Refund credit protection extended for Covid-disrupted travellers
The Civil Aviation Authority (CAA) has announced an extension to the ATOL protection offered for refund credit notes.
ATOL is a protection scheme afforded to holidaymakers with flight-based bookings which refunds, repatriates and reimburses travellers if the company goes bust.
Given the ongoing disruption to the travel industry caused by the pandemic, the CAA confirmed that refund credit notes issued up to 31 March 2021 will come with ATOL protection. This protection was due to expire on 31 January 2021.
These notes will then be covered up until 30 September 2021, at which point the government backing for their ATOL protection will end.
This means holidaymakers should exchange the notes for cash – holidaymakers are entitled to a cash refund if they don’t want to accept a refund credit note – or use them to buy an ATOL protected booking before this date.
However, the Air Travel Trust (ATT) said it is possible some holidaymakers may not be able to redeem their refund credit notes before this date and is “engaging with the government to discuss the issue and how it might best be addressed”.
‘Notes offered in good faith and consumers won’t be at financial risk’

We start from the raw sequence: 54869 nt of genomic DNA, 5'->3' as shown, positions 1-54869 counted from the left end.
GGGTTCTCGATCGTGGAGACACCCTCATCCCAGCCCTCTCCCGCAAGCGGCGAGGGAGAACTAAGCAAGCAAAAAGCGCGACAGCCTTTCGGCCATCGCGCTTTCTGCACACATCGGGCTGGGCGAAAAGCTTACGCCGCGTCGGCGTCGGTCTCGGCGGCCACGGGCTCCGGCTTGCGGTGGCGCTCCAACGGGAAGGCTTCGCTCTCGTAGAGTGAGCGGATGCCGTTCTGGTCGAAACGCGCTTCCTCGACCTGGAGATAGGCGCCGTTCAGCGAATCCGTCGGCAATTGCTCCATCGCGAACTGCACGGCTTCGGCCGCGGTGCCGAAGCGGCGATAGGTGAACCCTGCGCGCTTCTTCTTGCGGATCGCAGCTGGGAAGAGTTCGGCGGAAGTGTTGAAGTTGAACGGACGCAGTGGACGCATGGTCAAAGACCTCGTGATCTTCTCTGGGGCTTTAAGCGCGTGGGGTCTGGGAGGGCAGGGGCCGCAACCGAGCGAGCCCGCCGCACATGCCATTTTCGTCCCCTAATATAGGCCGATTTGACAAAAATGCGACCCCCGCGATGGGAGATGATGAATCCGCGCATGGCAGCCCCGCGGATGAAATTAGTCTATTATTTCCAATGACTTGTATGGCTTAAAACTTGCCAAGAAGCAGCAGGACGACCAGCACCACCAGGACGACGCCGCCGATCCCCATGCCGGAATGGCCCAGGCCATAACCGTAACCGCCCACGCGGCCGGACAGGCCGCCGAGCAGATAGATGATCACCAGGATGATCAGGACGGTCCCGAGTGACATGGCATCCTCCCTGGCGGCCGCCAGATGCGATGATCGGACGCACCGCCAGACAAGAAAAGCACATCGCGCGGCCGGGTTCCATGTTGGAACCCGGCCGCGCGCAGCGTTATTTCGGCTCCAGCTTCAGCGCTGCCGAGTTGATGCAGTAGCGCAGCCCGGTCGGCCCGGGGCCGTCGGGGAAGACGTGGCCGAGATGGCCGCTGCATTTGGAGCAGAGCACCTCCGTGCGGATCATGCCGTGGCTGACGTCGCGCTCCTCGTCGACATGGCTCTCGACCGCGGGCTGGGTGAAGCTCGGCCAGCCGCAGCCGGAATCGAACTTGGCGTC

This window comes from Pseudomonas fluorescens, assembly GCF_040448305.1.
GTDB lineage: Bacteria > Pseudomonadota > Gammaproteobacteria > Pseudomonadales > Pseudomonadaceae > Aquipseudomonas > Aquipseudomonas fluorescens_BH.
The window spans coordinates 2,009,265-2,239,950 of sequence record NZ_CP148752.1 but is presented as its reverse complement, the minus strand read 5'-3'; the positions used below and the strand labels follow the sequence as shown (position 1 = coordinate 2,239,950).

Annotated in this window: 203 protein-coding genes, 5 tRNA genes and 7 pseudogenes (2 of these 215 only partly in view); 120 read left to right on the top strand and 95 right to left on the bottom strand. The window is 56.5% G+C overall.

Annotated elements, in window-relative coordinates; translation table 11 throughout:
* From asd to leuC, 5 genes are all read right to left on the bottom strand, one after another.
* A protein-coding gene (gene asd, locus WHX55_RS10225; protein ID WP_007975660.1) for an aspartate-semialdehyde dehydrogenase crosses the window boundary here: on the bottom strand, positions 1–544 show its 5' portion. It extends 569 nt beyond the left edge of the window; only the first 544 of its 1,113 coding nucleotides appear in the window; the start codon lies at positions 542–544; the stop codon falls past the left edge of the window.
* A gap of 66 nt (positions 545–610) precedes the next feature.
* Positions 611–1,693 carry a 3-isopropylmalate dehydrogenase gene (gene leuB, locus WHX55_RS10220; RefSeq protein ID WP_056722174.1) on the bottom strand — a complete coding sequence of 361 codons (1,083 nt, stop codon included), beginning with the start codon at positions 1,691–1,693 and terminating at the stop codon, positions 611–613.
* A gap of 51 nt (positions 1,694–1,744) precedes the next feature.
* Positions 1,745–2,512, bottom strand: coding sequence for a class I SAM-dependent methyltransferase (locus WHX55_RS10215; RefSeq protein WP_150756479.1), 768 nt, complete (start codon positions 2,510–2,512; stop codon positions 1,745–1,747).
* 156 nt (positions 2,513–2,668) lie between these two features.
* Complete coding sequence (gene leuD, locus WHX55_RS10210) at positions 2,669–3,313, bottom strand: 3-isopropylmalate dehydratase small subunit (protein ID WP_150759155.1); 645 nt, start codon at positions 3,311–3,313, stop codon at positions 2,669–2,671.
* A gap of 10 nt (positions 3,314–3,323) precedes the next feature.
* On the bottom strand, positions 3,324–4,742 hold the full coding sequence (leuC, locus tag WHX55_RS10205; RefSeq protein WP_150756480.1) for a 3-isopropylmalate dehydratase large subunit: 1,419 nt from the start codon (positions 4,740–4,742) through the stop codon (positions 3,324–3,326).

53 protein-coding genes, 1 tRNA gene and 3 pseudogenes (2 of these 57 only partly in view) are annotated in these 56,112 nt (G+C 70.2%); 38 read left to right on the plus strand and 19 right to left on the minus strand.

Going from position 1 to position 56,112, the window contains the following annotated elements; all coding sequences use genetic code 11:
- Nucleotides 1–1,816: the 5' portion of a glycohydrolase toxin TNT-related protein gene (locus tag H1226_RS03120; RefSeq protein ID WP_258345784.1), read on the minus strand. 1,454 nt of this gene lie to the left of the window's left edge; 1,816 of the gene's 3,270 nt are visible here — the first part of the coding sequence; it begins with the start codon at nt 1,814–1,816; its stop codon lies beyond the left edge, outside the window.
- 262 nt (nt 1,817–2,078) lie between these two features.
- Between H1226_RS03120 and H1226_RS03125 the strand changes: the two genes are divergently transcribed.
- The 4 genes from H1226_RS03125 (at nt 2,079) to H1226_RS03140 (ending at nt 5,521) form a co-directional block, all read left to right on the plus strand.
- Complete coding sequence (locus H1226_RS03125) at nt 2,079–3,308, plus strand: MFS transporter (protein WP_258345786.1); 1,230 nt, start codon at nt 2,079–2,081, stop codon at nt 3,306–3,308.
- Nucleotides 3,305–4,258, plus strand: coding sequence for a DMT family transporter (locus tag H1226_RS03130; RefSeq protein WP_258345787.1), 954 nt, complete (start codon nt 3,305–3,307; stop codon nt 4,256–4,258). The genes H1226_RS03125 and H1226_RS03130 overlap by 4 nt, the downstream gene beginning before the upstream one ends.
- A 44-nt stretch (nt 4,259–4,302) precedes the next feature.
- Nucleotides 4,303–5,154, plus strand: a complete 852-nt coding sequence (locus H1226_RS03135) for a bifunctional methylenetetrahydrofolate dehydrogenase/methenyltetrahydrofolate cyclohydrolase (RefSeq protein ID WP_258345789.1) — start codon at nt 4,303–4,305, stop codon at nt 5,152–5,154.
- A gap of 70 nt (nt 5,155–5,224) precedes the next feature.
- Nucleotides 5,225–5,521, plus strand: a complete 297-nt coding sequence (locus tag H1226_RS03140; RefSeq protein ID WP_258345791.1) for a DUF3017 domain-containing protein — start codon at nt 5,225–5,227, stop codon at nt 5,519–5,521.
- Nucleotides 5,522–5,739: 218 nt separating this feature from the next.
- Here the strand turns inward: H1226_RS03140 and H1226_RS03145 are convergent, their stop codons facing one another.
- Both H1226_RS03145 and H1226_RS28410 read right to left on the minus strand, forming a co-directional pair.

Paul Smith, consumer director at the CAA said “We recognise that changes to government restrictions on travel have an unprecedented effect on ATOL holders and on consumers with ATOL protected bookings. In light of these circumstances, we have extended ATOL protection for refund credit notes.
“This will allow for travel companies to offer their customers refund credit notes in good faith and mean that consumers will not be at financial risk if they choose to accept a refund credit note rather than a cash refund.”
To benefit from the protection, refund credit notes:
- Must be issued for a cancelled ATOL protected booking
- The booking must have been cancelled by the tour operator due to the coronavirus pandemic
- The refund credit note must be able to be exchanged for cash at a later date.